Note that the link of the empty set is Δ itself.

Given two abstract simplicial complexes, Δ and Γ, a simplicial map is a function ƒ that maps the vertices of Δ to the vertices of Γ and that has the property that for any face X of Δ, the image set ƒ(X) is a face of Γ.

Geometric realization[edit]

We can associate to an abstract simplicial complex K a topological space |K|, called its geometric realization, which is a simplicial complex. The construction goes as follows.

First, define |K| as a subset of [0,1]^S consisting of functions t:S → [0,1] satisfying the two conditions:

\sum_{s\in S}t_s=1
\{s\in S:t_s>0\}\in\Delta

Now think of [0,1]^S as the direct limit of [0,1]^A where A ranges over finite subsets of S, and give [0,1]^S the induced topology. Now give |K| the subspace topology.

Alternatively, let \mathcal{K} denote the category whose objects are the faces of K and whose morphisms are inclusions. Next choose a total order on the vertex set of K and define a functor F from \mathcal{K} to the category of topological spaces as follows. For any face XK of dimension n, let F(X) = Δn be the standard n-simplex. The order on the vertex set then specifies a unique bijection between the elements of X and vertices of Δn, ordered in the usual way e0 < e1 < ... < en. If YX is a face of dimension m < n, then this bijection specifies a unique m-dimensional face of Δn. Define F(Y) → F(X) to be the unique affine linear embedding of Δm as that distinguished face of Δn, such that the map on vertices is order preserving.

We can then define the geometric realization |K| as the colimit of the functor F. More specifically |K| is the quotient space of the disjoint union

\coprod_{X \in K}{F(X)}

by the equivalence relation which identifies a point yF(Y) with its image under the map F(Y) → F(X), for every inclusion YX.

If K is finite, then we can describe |K| more simply. Choose an embedding of the vertex set of K as an affinely independent subset of some Euclidean space RN of sufficiently high dimension N. Then any face XK can be identified with the geometric simplex in RN spanned by the corresponding embedded vertices. Take |K| to be the union of all such simplices.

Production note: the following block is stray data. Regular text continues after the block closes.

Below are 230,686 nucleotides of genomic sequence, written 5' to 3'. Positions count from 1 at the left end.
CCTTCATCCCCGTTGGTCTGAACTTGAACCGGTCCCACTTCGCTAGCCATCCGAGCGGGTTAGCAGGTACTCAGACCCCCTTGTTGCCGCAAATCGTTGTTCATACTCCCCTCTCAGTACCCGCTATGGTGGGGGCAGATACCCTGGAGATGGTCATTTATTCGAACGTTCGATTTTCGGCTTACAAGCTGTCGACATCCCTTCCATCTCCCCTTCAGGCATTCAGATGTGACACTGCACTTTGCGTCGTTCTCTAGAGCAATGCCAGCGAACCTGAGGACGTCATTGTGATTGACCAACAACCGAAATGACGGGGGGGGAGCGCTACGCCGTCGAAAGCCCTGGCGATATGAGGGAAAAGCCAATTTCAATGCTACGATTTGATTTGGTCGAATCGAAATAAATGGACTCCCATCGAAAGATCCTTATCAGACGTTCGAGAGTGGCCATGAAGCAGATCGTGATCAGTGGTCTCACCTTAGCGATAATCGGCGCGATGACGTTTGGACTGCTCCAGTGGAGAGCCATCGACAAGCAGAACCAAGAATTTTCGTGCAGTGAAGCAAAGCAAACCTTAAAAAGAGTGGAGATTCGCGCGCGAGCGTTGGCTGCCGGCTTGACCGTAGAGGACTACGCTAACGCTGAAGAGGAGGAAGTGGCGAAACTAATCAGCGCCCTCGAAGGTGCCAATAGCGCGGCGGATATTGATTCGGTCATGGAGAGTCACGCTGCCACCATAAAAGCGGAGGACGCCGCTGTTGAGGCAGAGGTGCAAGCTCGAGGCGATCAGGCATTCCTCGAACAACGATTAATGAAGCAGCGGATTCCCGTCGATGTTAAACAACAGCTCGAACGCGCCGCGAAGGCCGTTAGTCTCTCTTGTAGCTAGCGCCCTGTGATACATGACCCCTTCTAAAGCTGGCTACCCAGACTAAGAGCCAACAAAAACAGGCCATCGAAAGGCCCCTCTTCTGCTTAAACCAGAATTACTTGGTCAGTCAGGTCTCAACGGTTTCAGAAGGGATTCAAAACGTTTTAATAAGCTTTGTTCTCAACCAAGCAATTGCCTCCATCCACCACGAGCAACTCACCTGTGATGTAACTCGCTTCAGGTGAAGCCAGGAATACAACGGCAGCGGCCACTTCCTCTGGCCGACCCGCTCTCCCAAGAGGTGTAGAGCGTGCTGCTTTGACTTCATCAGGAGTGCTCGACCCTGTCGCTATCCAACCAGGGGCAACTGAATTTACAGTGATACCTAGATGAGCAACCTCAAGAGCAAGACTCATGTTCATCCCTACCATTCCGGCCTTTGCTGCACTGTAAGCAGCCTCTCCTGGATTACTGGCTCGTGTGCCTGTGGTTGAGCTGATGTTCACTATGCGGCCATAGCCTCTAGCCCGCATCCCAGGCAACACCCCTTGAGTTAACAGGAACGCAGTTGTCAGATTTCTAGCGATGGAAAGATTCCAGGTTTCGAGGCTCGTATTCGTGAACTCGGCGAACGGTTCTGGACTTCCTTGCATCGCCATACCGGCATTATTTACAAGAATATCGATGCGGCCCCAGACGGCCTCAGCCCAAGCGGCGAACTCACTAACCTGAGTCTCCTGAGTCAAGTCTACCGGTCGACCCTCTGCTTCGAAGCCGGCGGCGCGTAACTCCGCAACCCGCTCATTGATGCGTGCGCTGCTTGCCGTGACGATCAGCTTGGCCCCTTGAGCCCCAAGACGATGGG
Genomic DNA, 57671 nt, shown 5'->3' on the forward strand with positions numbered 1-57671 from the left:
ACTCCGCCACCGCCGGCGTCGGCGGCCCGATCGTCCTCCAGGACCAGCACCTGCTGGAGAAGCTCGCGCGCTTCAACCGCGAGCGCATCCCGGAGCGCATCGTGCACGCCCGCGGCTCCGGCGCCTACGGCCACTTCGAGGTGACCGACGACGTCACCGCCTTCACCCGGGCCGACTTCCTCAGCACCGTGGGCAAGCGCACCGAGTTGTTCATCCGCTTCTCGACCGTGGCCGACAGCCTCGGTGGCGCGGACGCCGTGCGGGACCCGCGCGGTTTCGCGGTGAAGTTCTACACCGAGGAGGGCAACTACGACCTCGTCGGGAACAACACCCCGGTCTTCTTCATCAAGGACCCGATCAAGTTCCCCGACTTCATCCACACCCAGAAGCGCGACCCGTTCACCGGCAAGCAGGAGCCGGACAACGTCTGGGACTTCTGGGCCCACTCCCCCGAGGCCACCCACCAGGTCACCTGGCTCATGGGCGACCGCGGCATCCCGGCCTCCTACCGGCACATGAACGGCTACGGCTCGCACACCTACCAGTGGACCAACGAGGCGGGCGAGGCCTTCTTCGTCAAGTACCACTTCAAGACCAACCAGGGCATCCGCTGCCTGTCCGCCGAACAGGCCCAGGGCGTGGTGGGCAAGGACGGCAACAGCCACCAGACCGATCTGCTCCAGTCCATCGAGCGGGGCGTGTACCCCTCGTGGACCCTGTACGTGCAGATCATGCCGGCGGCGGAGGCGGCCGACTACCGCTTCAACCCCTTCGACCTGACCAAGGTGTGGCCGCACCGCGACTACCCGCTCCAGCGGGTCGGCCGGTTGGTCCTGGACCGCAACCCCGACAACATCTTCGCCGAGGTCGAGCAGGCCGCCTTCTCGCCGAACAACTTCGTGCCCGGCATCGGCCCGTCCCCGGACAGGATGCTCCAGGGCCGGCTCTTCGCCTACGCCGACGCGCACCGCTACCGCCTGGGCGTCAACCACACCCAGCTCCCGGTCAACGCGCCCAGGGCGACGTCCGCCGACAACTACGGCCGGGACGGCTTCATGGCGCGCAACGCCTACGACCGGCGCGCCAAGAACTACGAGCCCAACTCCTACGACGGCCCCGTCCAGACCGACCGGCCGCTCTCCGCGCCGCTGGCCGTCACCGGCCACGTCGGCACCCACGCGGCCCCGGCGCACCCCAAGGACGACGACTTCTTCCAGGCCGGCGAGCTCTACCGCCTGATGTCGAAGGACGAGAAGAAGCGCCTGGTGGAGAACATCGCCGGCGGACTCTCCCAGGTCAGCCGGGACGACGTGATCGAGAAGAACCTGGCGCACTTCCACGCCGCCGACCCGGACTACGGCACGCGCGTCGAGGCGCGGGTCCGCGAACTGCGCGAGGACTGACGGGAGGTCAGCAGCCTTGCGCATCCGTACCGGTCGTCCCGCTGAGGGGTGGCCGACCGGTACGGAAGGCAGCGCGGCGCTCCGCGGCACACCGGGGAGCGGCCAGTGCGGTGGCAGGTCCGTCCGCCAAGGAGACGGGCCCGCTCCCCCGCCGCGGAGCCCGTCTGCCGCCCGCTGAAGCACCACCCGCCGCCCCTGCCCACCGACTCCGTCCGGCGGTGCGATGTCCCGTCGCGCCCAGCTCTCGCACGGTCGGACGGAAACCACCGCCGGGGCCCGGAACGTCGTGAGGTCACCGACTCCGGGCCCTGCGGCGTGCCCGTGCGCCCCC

If K is the standard combinatorial n-simplex, then clearly |K| can be naturally identified with Δn.

Examples[edit]

  • As an example, let V be a finite subset of S of cardinality n+1 and let K be the power set of V. Then K is called a combinatorial n-simplex with vertex set V. If V = S = {0, 1, 2, ..., n}, K is called the standard combinatorial n-simplex.
  • The clique complex of an undirected graph has a simplex for each clique (complete subgraph) of the given graph. Clique complexes form the prototypical example of flag complexes, complexes with the property that every set of elements that pairwise belong to simplexes of the complex is itself a simplex.
  • In the theory of partially ordered sets ("posets"), the order complex of a poset is the set of all finite chains. Its homology groups and other topological invariants contain important information about the poset.

Enumeration[edit]

The number of abstract simplicial complexes on n elements is one less than the nth Dedekind number. These numbers grow very rapidly, and are known only for n ≤ 8; they are (starting with n = 0):

1, 2, 5, 19, 167, 7580, 7828353, 2414682040997, 56130437228687557907787 (sequence A014466 in OEIS).

See also[edit]

References[edit]

  1. ^ Lee, JM, Introduction to Topological Manifolds, Springer 2011, ISBN 1-4419-7939-5, p153
  2. ^ Korte, Bernhard; Lovász, László; Schrader, Rainer (1991). Greedoids. Springer-Verlag. p. 9. ISBN 3-540-18190-3.